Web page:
SQ Write creates a framework, reviews critical steps and provides feedback.Writing is one of the most difficult academic skills to learn. Anyone who has composed a paragraph or a composition can attest to the heavy thinking load. Idea generation, breaking ideas into smaller parts, writing with complex sentences, spelling, grammar, organization – together, all of these processes can seem quite daunting.

Results from the National Center for Educational Statistics (2008) confirm these writing challenges. In fact, only 28% of fourth graders, 33% of eighth graders, and 24% of twelfth graders write at or above a proficient level. Further, only 2% of eighth graders write at an advanced level. If the general population of students is struggling to write, imagine the challenges for students with language/ learning disabilities?

Gersten & Baker (1999) conducted a meta-analysis on research-based instructional approaches for teaching written expression to students with learning disabilities. Three specific instructional requirements stood out that consistently led to improved student performance in teaching writing to students with learning disabilities.

  1. Utilize a basic framework for planning, writing, and revision.
  2. Explicitly teach critical steps in the writing process.
  3. Provide feedback from the information explicitly taught.

The chart below demonstrates how SQ Write meets these requirements.

Research says to include

SQ Write Applies the Research

1. Utilize a basic framework for planning, writing, and revision.

SQ Write employs a simple, yet powerful process used in all tiers of instruction:

Thought Organizer improves writing ability and results.

The Thought Organizer keeps students on a predetermined writing path. This path is the specific scope and sequence in essay building.

The Q Card provides question prompts to help students formulate self-questions at strategically placed points in the Thought Organizer. Students consistently and independently generate ideas through self-questioning.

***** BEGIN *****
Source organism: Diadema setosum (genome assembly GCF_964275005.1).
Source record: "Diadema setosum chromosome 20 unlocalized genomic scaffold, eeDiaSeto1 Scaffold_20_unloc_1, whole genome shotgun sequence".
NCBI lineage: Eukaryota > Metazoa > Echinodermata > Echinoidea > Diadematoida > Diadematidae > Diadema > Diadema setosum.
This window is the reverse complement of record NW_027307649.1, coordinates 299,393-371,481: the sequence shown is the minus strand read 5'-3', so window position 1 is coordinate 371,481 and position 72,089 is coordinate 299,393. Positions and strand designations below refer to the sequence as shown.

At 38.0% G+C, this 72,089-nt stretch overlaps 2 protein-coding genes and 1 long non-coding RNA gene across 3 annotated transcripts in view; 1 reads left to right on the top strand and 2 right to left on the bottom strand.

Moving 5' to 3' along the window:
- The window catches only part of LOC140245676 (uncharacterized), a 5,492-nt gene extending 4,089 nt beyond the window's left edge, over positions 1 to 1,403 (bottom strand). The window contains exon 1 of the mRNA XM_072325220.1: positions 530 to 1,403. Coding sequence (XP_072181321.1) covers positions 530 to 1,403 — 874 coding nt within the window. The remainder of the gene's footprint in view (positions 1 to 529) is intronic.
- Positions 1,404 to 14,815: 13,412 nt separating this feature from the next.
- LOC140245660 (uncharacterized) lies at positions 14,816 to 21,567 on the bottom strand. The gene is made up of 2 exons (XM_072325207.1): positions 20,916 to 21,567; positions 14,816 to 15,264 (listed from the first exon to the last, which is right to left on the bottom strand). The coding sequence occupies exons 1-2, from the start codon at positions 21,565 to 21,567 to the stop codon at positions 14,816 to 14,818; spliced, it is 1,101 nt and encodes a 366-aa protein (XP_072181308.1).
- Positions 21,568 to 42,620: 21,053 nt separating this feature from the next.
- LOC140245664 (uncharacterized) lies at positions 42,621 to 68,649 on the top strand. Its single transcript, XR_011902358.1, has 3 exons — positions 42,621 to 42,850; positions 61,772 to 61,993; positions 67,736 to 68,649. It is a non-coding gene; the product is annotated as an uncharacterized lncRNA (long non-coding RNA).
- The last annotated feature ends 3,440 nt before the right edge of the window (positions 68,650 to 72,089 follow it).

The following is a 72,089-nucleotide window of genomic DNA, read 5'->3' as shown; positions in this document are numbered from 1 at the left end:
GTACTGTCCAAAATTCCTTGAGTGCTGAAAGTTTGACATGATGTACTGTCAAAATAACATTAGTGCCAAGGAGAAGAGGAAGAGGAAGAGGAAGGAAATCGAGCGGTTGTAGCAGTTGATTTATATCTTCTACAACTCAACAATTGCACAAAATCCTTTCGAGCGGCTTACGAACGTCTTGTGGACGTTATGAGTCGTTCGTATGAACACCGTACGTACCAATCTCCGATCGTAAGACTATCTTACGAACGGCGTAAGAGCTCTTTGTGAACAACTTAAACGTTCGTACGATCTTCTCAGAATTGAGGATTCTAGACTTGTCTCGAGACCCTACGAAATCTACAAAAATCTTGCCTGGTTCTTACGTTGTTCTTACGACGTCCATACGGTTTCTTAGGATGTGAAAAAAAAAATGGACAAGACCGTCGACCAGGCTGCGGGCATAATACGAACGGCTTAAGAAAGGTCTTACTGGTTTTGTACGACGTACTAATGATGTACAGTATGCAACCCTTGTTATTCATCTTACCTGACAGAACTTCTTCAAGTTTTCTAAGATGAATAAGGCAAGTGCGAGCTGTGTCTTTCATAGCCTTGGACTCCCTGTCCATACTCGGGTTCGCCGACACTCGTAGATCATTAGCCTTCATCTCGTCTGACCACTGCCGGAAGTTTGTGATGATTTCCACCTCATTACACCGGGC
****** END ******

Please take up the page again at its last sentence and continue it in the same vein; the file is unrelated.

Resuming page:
Verbal rehearsal of the Thought Organizer are verbal rough drafts. The verbal rehearsal provides students with auditory feedback resulting in revisions occurring prior to even writing. After repeated verbal drafts, students easily write these thoughts down on paper adhering to the Thought Organizer sequence.

2. Explicitly teach critical steps in the writing process.

In the Skill-Building section, students are explicitly taught the pre-cursor writing skills of self-questioning and whole-to-part analysis. Then, students apply these skills to build their essays.

Each chapter adds explicit essay building instruction for each new component of the Thought Organizer, or essay.

3. Provide feedback from the information explicitly taught.

Each lesson begins with teacher-led instruction utilizing feedback/teacher insights for scaffolding followed by an individualized lesson.

Verbal rehearsal provides immediate auditory feedback prompting students to revise their verbal essay.

When writing, each essay component is listed with a corresponding check box at the top of the Essay Worksheet. Students self-monitor these boxes to be sure they include all the necessary components of each paragraph and essay.

 

Sources: Gersten, R., Baker, S. & and Edwards, L. (December 1999). The ERIC Clearinghouse on Disabilities and Gifted Education (ERIC EC). The Council for Exceptional Children.

National Assessment of Educational Progress (n.d.). 2007 Writing assessments. Retrieved May 6, 2008 from www.nces.ed.gov/nationsreportcard/nde/